updated 9/22/2006 4:47:23 PM ET 2006-09-22T20:47:23

The hole in the ozone layer over Antarctica will expand this year to its second-highest recorded level, the U.N. weather agency said Friday.

The ozone hole will reach at least a size of 27.9 million square kilometers (10.8 million square miles), as recorded in 2003, said Geir Braathen, ozone specialist at the World Meteorological Organization.

It will, however, fall short of the record set in 2000 of 28.5 million square kilometers (11 million square miles).

"It is very close if not equal to the ozone hole size of 2003," Braathen said, adding that its growth in coming days could see it surpass that level.

The hole has been forming in the extremely low temperatures that mark the end of Antarctic winter every year since the mid-1980s. Generally the hole is biggest around late September.

Braathen said the Antarctic winter has been very cold this year, which has lead to stronger ozone depletion. The extremely low temperatures together with strong wind and sunshine around the South Pole make perfect conditions for the ozone layer's thinning, he said.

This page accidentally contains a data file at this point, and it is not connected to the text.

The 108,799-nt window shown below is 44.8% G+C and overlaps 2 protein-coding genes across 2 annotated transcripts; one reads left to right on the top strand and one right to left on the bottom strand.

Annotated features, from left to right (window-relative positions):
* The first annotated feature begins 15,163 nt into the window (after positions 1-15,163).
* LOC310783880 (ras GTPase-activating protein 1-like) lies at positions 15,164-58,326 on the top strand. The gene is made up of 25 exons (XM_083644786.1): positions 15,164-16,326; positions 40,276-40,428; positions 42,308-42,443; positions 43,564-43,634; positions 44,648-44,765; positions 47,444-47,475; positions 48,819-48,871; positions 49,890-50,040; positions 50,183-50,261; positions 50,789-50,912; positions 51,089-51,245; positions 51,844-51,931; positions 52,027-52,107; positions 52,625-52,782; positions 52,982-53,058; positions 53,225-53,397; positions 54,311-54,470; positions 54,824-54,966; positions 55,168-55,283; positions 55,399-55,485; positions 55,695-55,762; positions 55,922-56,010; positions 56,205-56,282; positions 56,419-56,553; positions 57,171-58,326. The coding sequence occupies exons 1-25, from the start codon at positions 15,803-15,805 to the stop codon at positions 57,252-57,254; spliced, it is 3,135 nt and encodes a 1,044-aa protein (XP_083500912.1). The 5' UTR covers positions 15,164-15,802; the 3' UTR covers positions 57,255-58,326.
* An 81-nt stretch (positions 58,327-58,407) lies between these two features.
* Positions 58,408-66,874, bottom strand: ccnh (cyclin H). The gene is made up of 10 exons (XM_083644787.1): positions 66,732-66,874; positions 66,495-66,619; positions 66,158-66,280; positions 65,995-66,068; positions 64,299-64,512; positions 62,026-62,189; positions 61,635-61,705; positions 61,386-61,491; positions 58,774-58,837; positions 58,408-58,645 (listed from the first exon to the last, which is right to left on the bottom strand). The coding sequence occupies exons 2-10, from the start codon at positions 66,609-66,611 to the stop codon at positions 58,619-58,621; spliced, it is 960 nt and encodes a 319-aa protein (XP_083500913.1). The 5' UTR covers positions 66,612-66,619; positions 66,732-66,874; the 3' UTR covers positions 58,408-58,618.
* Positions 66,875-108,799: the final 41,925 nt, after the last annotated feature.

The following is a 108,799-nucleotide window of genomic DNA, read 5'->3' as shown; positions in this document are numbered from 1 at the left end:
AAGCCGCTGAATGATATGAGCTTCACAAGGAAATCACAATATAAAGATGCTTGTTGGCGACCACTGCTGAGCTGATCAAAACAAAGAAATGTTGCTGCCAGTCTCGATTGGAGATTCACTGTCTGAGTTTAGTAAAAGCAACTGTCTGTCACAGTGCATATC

Braathen noted that although there has been a decrease in ozone-depleting substances, the atmosphere was still saturated with them.

"Even if chlorine and bromine are coming down, there is still for many years to come enough of these substances to deplete all the ozone in this height range," he said. "We will for the next couple of decades expect to see recurring ozone holes of the size that we see now."

WMO scientists said in August it would take until 2065 for the ozone layer to recover and the hole over the Antarctic to close. That estimate was 15 years longer than previous predictions by the agency.

Thinning in the ozone layer — largely due to the chemical compounds chlorofluorocarbons, or CFCs, leaked from refrigerators, air conditioners and other devices — exposes the Earth to harmful solar rays.

Too much ultraviolet radiation can cause skin cancer and destroy tiny plants at the beginning of the food chain. Less of these chemicals are used every year after 180 countries in 1997 committed to reducing CFCs under an international treaty.

Copyright 2006 The Associated Press. All rights reserved. This material may not be published, broadcast, rewritten or redistributed.

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